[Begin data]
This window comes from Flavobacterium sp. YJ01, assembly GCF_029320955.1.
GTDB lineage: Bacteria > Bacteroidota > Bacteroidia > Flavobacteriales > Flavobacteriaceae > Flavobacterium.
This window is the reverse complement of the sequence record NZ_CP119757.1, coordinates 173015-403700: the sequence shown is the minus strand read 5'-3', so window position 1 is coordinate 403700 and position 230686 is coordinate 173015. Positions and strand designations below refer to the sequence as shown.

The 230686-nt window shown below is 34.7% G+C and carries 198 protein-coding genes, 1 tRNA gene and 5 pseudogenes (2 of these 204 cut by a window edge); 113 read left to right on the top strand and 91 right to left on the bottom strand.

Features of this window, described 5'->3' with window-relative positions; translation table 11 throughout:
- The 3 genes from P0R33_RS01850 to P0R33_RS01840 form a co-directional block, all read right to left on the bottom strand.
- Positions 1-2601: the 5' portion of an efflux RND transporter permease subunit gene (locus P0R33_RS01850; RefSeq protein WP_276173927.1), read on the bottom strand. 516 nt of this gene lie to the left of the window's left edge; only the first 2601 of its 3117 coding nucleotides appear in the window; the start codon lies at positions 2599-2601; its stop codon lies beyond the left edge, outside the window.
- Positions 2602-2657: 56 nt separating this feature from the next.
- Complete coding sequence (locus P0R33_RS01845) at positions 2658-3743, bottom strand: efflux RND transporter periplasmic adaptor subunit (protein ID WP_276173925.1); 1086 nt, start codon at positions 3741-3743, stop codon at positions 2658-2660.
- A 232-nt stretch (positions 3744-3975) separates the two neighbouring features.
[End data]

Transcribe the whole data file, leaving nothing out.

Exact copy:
This window comes from Flavobacterium sp. YJ01, assembly GCF_029320955.1.
GTDB lineage: Bacteria > Bacteroidota > Bacteroidia > Flavobacteriales > Flavobacteriaceae > Flavobacterium.
This window is the reverse complement of the sequence record NZ_CP119757.1, coordinates 173015-403700: the sequence shown is the minus strand read 5'-3', so window position 1 is coordinate 403700 and position 230686 is coordinate 173015. Positions and strand designations below refer to the sequence as shown.

The 230686-nt window shown below is 34.7% G+C and carries 198 protein-coding genes, 1 tRNA gene and 5 pseudogenes (2 of these 204 cut by a window edge); 113 read left to right on the top strand and 91 right to left on the bottom strand.

Features of this window, described 5'->3' with window-relative positions; translation table 11 throughout:
- The 3 genes from P0R33_RS01850 to P0R33_RS01840 form a co-directional block, all read right to left on the bottom strand.
- Positions 1-2601: the 5' portion of an efflux RND transporter permease subunit gene (locus P0R33_RS01850; RefSeq protein WP_276173927.1), read on the bottom strand. 516 nt of this gene lie to the left of the window's left edge; only the first 2601 of its 3117 coding nucleotides appear in the window; the start codon lies at positions 2599-2601; its stop codon lies beyond the left edge, outside the window.
- Positions 2602-2657: 56 nt separating this feature from the next.
- Complete coding sequence (locus P0R33_RS01845) at positions 2658-3743, bottom strand: efflux RND transporter periplasmic adaptor subunit (protein ID WP_276173925.1); 1086 nt, start codon at positions 3741-3743, stop codon at positions 2658-2660.
- A 232-nt stretch (positions 3744-3975) separates the two neighbouring features.